Decline of The Roman Empire - Overview

Overview

See also: Late Antiquity and Migration Period

The decline of the Roman Empire is one of the events traditionally marking the end of Classical Antiquity and the beginning of the European Middle Ages. Throughout the 5th century, the Empire's territories in western Europe and northwestern Africa, including Italy, fell to various invading or indigenous peoples in what is sometimes called the Migration period. Although the eastern half still survived with borders essentially intact for several centuries (until the Muslim conquests), the Empire as a whole had initiated major cultural and political transformations since the Crisis of the Third Century, with the shift towards a more openly autocratic and ritualized form of government, the adoption of Christianity as the state religion, and a general rejection of the traditions and values of Classical Antiquity. While traditional historiography emphasized this break with Antiquity by using the term "Byzantine Empire" instead of Roman Empire, recent schools of history offer a more nuanced view, seeing mostly continuity rather than a sharp break. The Empire of Late Antiquity already looked very different from classical Rome.

The Roman Empire emerged from the Roman Republic when Julius Caesar and Augustus Caesar transformed it from a republic into a monarchy. Rome reached its zenith in the 2nd century, then fortunes slowly declined (with many revivals and restorations along the way). The reasons for the decline of the Empire are still debated today, and likely multiple. Historians infer that the population appears to have diminished in many provinces—especially western Europe—from the diminishing size of fortifications built to protect the cities from barbarian incursions from the 3rd century on. Some historians even have suggested that parts of the periphery were no longer inhabited because these fortifications were restricted to the center of the city only. Tree rings suggest "distinct drying" beginning in 250.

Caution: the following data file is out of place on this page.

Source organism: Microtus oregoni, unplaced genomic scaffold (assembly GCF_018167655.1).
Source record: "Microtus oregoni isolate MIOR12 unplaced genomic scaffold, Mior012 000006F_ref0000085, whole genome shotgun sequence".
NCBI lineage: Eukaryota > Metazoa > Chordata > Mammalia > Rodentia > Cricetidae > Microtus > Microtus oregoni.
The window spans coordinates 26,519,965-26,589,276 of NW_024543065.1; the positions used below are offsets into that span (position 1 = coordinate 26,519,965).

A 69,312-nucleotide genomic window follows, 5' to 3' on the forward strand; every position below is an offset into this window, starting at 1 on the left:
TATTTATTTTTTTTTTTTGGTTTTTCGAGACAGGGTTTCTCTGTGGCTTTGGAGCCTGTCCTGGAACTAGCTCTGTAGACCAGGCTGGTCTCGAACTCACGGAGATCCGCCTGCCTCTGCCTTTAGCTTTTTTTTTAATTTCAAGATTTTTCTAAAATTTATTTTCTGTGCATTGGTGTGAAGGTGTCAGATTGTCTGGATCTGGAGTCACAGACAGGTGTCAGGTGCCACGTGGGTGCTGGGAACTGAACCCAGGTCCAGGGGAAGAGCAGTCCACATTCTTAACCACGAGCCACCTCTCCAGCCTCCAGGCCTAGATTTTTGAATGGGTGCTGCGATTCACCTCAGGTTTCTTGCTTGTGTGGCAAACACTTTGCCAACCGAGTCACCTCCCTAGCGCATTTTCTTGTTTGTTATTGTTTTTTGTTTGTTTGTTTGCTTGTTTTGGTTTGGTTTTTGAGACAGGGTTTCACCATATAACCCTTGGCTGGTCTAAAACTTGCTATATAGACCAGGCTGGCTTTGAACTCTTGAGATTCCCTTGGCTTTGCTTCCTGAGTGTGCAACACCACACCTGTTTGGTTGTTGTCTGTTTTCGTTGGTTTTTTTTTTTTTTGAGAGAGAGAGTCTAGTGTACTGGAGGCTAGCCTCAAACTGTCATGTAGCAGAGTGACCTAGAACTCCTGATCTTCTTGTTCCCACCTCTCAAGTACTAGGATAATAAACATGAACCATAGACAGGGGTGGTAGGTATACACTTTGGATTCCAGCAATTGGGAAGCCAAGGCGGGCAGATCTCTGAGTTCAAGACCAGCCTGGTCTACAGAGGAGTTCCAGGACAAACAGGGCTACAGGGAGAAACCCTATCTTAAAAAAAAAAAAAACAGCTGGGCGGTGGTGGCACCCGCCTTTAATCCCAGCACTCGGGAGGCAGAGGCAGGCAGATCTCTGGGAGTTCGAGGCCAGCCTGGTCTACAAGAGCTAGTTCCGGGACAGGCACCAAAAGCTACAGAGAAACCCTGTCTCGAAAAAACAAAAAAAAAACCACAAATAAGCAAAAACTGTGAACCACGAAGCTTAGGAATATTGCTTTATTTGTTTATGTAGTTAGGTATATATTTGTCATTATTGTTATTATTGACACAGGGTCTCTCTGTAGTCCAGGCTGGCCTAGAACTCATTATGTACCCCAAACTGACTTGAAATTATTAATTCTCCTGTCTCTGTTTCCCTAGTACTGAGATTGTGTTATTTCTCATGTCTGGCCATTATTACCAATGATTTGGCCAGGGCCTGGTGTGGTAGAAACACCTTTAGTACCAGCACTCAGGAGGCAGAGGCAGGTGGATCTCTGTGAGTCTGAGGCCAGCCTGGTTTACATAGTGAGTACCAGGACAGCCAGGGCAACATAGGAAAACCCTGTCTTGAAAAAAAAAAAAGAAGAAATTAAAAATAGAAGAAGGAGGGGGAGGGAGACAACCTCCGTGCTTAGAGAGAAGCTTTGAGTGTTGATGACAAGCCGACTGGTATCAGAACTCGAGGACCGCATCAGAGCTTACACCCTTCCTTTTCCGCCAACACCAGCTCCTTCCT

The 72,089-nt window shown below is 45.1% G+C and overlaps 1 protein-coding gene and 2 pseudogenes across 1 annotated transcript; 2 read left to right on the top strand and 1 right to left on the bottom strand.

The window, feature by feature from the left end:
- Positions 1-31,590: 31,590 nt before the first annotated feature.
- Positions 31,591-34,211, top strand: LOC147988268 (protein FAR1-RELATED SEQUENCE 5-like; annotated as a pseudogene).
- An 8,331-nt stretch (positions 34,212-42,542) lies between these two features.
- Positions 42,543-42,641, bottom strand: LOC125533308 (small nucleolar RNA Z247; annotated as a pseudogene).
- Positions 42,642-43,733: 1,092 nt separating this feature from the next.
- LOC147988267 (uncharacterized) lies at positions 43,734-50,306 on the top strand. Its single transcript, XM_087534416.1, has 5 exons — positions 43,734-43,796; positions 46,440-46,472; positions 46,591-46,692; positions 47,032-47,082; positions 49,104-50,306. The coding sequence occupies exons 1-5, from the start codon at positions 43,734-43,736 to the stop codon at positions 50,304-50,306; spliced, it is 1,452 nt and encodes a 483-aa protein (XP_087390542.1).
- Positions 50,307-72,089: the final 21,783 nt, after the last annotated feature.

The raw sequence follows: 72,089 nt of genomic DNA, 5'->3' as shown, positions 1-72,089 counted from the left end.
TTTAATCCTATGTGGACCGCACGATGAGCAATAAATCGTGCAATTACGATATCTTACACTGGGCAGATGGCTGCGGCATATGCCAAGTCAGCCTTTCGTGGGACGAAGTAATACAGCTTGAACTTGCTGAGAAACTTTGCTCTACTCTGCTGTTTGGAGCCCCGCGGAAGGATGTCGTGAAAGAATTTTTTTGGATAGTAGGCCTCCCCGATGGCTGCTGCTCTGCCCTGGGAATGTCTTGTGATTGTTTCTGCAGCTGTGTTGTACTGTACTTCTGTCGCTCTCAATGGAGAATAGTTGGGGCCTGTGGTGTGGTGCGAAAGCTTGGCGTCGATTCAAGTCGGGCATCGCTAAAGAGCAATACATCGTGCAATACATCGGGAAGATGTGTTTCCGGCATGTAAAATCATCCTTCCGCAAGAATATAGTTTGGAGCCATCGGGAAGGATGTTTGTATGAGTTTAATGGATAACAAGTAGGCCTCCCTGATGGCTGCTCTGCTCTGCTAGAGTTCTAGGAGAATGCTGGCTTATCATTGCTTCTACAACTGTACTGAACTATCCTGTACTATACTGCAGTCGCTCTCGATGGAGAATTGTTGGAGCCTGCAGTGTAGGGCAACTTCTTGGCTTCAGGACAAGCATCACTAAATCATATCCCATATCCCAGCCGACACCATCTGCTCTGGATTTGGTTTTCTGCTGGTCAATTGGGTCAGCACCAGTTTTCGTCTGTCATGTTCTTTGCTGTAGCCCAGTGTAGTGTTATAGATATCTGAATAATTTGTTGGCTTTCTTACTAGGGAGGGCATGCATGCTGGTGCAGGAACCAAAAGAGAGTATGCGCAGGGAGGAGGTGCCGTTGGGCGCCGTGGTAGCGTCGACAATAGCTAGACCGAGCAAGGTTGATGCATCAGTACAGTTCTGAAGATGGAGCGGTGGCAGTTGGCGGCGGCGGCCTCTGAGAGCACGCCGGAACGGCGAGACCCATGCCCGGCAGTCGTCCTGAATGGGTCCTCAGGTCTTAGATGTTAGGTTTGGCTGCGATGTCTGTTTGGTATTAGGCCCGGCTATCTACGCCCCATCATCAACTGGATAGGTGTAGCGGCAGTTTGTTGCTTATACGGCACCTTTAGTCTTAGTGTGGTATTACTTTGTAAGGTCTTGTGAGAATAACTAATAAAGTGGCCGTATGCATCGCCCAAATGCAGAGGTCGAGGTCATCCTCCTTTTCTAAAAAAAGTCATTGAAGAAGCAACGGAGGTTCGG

By the late 3rd century, the city of Rome no longer served as an effective capital for the Emperor and various cities were used as new administrative capitals. Successive emperors, starting with Constantine, privileged the eastern city of Byzantium, which he had entirely rebuilt after a siege. Later renamed Constantinople, and protected by formidable walls in the late 4th and early 5th centuries, it was to become the largest and most powerful city of Christian Europe in the Early Middle Ages. Since the Crisis of the Third Century, the Empire was intermittently ruled by more than one emperor at once (usually two), presiding over different regions. At first a haphazard form of power sharing, this eventually settled on an East-West administrative division between the Western Roman Empire (centered on Rome, but now usually presided from other seats of power such as Trier, Milan, and especially Ravenna), and the Eastern Roman Empire (with its capital initially in Nicomedia, and later Constantinople). The Latin-speaking west, under dreadful demographic crisis, and the wealthier Greek-speaking east, also began to diverge politically and culturally. Although this was a gradual process, still incomplete when Italy came under the rule of barbarian chieftains in the last quarter of the 5th century, it deepened further afterward, and had lasting consequences for the medieval history of Europe.